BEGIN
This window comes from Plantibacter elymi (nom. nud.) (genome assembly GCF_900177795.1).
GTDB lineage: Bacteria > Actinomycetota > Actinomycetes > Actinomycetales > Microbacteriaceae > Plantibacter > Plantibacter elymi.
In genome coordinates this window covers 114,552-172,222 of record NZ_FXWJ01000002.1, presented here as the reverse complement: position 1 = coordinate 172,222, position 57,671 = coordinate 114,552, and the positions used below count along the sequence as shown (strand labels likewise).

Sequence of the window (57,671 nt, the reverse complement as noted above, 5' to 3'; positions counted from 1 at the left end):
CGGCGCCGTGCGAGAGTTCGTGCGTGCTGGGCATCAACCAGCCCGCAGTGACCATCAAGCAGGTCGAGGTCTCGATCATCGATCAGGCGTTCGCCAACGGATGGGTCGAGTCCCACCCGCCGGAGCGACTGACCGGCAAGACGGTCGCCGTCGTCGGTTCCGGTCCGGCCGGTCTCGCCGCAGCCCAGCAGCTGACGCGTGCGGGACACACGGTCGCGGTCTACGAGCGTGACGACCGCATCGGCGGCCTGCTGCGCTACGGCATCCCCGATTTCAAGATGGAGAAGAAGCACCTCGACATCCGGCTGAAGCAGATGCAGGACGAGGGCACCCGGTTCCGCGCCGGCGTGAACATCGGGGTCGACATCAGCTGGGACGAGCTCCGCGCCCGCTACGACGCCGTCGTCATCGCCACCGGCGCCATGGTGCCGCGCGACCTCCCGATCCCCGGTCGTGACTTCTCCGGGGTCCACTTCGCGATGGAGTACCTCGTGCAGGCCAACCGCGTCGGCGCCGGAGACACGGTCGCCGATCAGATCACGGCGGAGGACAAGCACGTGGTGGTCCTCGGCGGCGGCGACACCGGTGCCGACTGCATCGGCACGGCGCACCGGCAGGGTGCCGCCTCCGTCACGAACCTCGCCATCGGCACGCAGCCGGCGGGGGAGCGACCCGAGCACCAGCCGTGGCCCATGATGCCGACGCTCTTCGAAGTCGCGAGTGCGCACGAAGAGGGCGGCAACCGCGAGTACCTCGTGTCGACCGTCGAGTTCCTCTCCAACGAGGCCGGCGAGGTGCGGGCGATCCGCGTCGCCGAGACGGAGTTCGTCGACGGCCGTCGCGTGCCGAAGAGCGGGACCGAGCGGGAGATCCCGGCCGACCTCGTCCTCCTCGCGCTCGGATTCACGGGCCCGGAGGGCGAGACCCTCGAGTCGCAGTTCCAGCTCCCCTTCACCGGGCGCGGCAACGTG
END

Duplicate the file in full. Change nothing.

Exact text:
This window comes from Plantibacter elymi (nom. nud.) (genome assembly GCF_900177795.1).
GTDB lineage: Bacteria > Actinomycetota > Actinomycetes > Actinomycetales > Microbacteriaceae > Plantibacter > Plantibacter elymi.
In genome coordinates this window covers 114,552-172,222 of record NZ_FXWJ01000002.1, presented here as the reverse complement: position 1 = coordinate 172,222, position 57,671 = coordinate 114,552, and the positions used below count along the sequence as shown (strand labels likewise).

Sequence of the window (57,671 nt, the reverse complement as noted above, 5' to 3'; positions counted from 1 at the left end):
CGGCGCCGTGCGAGAGTTCGTGCGTGCTGGGCATCAACCAGCCCGCAGTGACCATCAAGCAGGTCGAGGTCTCGATCATCGATCAGGCGTTCGCCAACGGATGGGTCGAGTCCCACCCGCCGGAGCGACTGACCGGCAAGACGGTCGCCGTCGTCGGTTCCGGTCCGGCCGGTCTCGCCGCAGCCCAGCAGCTGACGCGTGCGGGACACACGGTCGCGGTCTACGAGCGTGACGACCGCATCGGCGGCCTGCTGCGCTACGGCATCCCCGATTTCAAGATGGAGAAGAAGCACCTCGACATCCGGCTGAAGCAGATGCAGGACGAGGGCACCCGGTTCCGCGCCGGCGTGAACATCGGGGTCGACATCAGCTGGGACGAGCTCCGCGCCCGCTACGACGCCGTCGTCATCGCCACCGGCGCCATGGTGCCGCGCGACCTCCCGATCCCCGGTCGTGACTTCTCCGGGGTCCACTTCGCGATGGAGTACCTCGTGCAGGCCAACCGCGTCGGCGCCGGAGACACGGTCGCCGATCAGATCACGGCGGAGGACAAGCACGTGGTGGTCCTCGGCGGCGGCGACACCGGTGCCGACTGCATCGGCACGGCGCACCGGCAGGGTGCCGCCTCCGTCACGAACCTCGCCATCGGCACGCAGCCGGCGGGGGAGCGACCCGAGCACCAGCCGTGGCCCATGATGCCGACGCTCTTCGAAGTCGCGAGTGCGCACGAAGAGGGCGGCAACCGCGAGTACCTCGTGTCGACCGTCGAGTTCCTCTCCAACGAGGCCGGCGAGGTGCGGGCGATCCGCGTCGCCGAGACGGAGTTCGTCGACGGCCGTCGCGTGCCGAAGAGCGGGACCGAGCGGGAGATCCCGGCCGACCTCGTCCTCCTCGCGCTCGGATTCACGGGCCCGGAGGGCGAGACCCTCGAGTCGCAGTTCCAGCTCCCCTTCACCGGGCGCGGCAACGTG